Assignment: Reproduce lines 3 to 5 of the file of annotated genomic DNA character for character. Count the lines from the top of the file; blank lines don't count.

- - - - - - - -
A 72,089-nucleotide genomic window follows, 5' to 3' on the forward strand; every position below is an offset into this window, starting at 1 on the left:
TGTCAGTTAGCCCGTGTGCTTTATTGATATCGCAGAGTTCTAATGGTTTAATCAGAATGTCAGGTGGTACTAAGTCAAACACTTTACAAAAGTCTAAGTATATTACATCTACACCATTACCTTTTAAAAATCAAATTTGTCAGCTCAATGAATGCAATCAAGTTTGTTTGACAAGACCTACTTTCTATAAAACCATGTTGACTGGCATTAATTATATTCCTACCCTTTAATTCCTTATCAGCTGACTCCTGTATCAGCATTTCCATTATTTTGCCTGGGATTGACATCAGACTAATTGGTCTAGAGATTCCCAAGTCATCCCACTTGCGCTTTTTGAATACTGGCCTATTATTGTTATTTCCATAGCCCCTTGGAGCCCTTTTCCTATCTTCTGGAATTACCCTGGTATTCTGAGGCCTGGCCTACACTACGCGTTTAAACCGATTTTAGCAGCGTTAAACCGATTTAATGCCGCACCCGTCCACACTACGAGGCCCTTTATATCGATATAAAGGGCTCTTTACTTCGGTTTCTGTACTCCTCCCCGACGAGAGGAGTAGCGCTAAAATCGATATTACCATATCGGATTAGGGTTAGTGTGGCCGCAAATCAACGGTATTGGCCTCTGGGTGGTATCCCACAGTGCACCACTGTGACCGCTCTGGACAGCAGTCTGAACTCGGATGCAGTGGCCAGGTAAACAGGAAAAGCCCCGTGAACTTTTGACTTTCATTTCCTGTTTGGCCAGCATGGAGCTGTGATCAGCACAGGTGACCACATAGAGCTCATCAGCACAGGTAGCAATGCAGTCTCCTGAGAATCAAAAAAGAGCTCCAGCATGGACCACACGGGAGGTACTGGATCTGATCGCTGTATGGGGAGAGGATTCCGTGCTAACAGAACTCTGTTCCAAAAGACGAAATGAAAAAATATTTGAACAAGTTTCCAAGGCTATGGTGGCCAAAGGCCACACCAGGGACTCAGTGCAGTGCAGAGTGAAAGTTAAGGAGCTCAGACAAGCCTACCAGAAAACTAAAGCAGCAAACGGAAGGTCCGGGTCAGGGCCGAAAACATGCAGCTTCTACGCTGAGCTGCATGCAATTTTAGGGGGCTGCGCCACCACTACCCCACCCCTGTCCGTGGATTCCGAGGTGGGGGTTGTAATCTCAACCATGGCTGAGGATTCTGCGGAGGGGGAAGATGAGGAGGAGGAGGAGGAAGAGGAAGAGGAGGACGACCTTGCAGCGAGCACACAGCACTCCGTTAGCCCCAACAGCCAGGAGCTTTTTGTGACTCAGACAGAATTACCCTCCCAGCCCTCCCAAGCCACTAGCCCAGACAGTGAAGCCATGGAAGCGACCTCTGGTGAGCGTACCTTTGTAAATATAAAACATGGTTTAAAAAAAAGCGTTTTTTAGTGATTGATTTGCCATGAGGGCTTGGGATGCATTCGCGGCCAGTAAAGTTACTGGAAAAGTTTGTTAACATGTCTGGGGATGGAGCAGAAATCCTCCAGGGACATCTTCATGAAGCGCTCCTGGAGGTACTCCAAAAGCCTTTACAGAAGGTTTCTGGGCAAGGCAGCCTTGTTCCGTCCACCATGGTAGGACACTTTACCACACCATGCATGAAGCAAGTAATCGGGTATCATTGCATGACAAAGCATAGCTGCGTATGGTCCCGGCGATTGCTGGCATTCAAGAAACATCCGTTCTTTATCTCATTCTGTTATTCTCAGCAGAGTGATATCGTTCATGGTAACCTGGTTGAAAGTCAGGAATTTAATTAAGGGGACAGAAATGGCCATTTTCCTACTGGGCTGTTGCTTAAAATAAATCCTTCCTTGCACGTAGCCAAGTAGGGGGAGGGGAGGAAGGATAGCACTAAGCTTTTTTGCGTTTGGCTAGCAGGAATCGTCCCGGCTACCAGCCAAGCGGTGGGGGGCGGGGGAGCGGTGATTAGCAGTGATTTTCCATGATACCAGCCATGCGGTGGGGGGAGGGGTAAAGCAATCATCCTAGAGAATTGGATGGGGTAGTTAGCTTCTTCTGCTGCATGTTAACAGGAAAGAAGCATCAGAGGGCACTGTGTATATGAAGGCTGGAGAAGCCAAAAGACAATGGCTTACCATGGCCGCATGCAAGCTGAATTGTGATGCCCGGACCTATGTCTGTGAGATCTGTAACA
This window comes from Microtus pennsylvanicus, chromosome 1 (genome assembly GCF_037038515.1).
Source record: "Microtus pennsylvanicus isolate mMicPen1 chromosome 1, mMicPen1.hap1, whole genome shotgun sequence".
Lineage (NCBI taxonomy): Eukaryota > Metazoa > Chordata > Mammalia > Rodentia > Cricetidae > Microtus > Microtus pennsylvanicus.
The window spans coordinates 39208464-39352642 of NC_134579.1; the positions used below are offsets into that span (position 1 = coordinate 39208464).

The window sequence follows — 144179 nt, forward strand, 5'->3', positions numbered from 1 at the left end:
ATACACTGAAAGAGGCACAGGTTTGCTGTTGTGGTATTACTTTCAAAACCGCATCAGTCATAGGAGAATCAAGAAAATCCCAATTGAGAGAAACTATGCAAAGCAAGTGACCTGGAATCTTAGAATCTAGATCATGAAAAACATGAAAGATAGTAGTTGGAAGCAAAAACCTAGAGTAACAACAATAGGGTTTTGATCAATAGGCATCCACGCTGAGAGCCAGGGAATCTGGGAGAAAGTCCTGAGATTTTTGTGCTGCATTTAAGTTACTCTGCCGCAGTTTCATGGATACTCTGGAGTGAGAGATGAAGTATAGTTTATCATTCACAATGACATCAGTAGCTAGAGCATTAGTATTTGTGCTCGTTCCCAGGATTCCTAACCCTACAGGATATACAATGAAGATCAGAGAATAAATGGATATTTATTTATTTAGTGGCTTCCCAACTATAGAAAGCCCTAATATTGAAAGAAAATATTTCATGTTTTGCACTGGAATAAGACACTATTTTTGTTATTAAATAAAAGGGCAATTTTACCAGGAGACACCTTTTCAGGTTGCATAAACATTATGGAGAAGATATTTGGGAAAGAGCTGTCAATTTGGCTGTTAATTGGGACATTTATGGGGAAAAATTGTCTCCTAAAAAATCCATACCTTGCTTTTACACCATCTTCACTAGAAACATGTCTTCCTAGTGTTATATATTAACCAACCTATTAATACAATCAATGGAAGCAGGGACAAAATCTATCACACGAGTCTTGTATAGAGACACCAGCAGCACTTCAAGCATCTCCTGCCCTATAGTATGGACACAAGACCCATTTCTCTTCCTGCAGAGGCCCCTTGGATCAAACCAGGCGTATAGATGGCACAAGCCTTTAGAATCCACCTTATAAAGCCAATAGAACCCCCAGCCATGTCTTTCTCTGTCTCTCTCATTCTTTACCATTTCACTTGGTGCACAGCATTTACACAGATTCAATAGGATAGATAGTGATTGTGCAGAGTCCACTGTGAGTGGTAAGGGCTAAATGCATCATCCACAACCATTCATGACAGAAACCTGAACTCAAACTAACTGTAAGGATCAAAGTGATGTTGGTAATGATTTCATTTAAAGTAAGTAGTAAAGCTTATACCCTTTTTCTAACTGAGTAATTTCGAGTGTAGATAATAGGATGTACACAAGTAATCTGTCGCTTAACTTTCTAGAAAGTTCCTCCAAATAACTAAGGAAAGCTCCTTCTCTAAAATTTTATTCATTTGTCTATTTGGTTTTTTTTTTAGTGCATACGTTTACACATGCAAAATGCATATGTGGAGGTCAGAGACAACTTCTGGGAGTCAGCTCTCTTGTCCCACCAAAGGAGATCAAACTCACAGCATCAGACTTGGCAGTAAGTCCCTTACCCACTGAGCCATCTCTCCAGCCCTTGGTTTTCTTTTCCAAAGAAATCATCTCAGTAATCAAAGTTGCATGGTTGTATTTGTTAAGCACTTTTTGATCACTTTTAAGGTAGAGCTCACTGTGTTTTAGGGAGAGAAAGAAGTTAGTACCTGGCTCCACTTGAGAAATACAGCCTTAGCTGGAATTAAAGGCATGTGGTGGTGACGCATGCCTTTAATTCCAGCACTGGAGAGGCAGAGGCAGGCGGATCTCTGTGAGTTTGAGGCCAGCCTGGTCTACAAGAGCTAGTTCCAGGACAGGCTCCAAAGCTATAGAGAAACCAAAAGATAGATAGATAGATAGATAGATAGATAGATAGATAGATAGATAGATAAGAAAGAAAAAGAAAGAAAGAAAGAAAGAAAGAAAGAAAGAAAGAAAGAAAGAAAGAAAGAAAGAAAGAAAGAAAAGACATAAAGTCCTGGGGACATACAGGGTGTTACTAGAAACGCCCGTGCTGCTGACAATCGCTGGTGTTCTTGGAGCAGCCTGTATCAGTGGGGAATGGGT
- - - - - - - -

This window comes from Microtus pennsylvanicus, chromosome 1 (genome assembly GCF_037038515.1).
Source record: "Microtus pennsylvanicus isolate mMicPen1 chromosome 1, mMicPen1.hap1, whole genome shotgun sequence".
Lineage (NCBI taxonomy): Eukaryota > Metazoa > Chordata > Mammalia > Rodentia > Cricetidae > Microtus > Microtus pennsylvanicus.